heat can only be transferred from a higher temperature to a lower one. This means that the higher
temperature cooling curve and the lower temperature heating curve cannot intersect.
Figure 1.7 Counter current heat exchanger
The duty of a heat exchanger as in Figure 1.7 can be provided from an energy balance. If inlet and
outlet conditions of a hot stream are known and the specific heat capacity assumed to be constant, the
duty can be expressed as [6]:
i
i
Q H = m Cp H ( TH ,in - TH ,out )
(1.13)
or similarly for a cold stream:
i
i
Q C = m CpC (TC ,out - TC ,in )
(1.14)
To determine the temperature driving force for heat transfer, the log mean temperature difference,
LMTD, is used. The use of LMTD is valid both for co-current and counter-current flow [6] as long as
the specific heat capacities and the heat transfer coefficient are constant. By defining the temperature
difference for each side of the heat exchanger, the LMTD is defined as follows [6]:
LMTD =
∆TL - ∆TR
 ∆T 
ln  L 
 ∆TR 
(1.15)
where ∆TL is the temperature difference on the left side and ∆TR on the right side of the heat
exchanger.
When looking at a cross-flow heat exchanger a common principle is to introduce a correction factor, F.
The correction factor is in the 0 < F ≤ 1 region.
With conduction and convection coefficients, the overall heat transfer coefficient, U, can be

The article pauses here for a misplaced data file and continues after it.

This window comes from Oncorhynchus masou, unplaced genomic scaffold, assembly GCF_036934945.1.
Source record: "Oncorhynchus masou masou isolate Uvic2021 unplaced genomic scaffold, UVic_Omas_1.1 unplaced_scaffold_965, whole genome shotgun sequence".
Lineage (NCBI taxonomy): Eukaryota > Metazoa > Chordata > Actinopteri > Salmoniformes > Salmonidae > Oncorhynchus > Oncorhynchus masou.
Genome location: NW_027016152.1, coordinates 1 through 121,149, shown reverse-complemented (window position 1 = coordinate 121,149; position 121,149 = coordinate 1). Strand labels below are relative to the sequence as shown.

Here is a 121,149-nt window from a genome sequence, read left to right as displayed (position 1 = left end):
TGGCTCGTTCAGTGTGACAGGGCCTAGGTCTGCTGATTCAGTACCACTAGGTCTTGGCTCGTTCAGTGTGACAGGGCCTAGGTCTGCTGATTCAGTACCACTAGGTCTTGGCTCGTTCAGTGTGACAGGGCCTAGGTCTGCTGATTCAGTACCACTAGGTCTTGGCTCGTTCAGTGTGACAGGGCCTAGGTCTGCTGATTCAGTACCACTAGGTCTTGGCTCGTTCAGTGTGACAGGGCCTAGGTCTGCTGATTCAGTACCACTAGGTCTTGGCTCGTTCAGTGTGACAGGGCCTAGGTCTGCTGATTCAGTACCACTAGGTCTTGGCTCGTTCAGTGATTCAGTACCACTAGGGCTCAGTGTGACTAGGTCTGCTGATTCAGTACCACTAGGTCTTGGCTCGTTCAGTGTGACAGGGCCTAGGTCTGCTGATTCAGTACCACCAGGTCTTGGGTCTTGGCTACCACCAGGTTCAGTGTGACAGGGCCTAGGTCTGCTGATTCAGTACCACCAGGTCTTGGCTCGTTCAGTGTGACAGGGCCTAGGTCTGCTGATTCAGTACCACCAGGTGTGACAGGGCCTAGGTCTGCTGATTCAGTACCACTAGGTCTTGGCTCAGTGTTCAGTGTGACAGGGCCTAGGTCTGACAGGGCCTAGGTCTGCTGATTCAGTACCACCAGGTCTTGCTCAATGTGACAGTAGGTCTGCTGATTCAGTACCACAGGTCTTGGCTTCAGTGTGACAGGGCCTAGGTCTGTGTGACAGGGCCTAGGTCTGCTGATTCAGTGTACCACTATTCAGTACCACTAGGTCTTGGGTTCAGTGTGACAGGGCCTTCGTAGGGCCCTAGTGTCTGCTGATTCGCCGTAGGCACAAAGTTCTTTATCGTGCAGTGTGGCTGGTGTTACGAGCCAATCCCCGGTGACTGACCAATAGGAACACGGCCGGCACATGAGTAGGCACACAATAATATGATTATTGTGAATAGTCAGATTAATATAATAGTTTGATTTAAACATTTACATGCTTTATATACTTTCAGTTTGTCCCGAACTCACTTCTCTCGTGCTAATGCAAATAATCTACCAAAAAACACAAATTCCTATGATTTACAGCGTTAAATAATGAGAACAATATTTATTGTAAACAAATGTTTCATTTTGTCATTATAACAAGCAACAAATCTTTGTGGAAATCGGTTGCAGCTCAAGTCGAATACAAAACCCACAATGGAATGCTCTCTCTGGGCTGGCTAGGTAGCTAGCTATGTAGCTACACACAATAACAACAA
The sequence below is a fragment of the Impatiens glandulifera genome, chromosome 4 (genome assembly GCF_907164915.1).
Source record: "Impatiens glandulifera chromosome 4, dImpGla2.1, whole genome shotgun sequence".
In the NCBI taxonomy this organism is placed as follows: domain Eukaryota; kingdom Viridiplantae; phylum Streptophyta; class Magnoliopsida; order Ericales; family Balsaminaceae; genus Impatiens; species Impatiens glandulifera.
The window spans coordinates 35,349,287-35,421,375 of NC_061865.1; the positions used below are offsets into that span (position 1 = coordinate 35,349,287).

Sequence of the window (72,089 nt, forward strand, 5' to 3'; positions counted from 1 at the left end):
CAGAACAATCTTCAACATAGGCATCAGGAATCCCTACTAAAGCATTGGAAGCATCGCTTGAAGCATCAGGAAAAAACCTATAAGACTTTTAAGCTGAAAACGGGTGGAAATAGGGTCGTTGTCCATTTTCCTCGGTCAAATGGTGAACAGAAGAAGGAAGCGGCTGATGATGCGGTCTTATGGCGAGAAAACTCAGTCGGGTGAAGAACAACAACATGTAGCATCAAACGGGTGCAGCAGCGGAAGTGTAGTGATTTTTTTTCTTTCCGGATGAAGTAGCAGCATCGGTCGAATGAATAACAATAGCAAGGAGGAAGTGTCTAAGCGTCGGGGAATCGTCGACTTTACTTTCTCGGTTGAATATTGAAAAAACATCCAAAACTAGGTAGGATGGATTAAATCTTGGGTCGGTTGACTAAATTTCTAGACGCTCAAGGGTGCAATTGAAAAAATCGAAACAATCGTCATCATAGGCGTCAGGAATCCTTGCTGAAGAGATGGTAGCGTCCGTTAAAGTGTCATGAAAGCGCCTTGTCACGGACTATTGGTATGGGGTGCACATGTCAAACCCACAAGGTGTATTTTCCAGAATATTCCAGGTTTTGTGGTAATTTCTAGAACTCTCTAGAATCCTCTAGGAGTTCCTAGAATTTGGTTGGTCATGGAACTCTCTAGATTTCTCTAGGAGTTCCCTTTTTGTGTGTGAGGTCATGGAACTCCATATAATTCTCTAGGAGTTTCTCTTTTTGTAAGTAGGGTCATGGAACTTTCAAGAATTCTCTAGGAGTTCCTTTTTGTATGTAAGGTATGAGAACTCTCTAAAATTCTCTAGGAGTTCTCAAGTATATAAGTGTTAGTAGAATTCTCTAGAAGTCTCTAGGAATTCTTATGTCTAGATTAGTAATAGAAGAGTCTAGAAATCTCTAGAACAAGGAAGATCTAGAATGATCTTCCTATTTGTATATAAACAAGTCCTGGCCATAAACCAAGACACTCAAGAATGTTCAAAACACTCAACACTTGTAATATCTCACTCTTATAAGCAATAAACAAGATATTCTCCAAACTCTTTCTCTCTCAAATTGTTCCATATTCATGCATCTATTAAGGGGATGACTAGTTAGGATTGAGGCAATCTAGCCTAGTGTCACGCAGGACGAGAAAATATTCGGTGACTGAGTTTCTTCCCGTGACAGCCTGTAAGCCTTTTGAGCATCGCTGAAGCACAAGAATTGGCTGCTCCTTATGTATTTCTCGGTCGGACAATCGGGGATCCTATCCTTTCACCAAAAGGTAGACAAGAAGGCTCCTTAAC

introduced. For a given heat transfer area, A, the duty of a heat exchanger can then be expressed as
[6]:
i
Q = U × A × LMTD × F
(1.16)
7
1.5
Refrigerant medium
A traditional large onshore liquefaction plant normally contains three refrigeration cycles. Each cycle
is supposed to cover different temperature regions of the natural gas to be liquefied. The purpose of
the cycles is precooling, liquefaction and subcooling. When it is desirable to have two cycles the first
operates as a precooler followed by a second cycle for the liquefaction and subcooling.
1.5.1 Gaseous refrigerants
If a gas is chosen as refrigerant without any phase change, operation in the cold end differs often from
a mixed refrigerant. A gaseous refrigerant has the possibility of expanding through a turbine and
thereby produce some work in addition to lower its temperature. Placement of expansion is complex
and depends on the overall process and the chosen refrigerant gas. Decision of refrigerant gas and
placement of expander are covered in Chapter 4.
Figure 1.8 Temperature-enthalpy diagram of natural gas with cooling sequences indicated
Figure 1.8 shows the enthalpy-temperature variation for natural gas at a pressure of 19,5 bar and 75
bar. The composition of the natural gas is a typical feed gas before a liquefaction process. The isobar
lines are chosen from the NicheLNG operating pressures. The 75 isobar line is the liquefaction
pressure and the high pressure level of the methane cycle.
The main objective is to obtain composite enthalpy-temperature variation of hot and cold streams as
close to parallel as possible. The 75 bar slope shows that the specific heat, cp or (∆h/∆T)p, differ with
reducing temperature. As can be seen, the natural gas at 75 bar has three different gradients. Hence,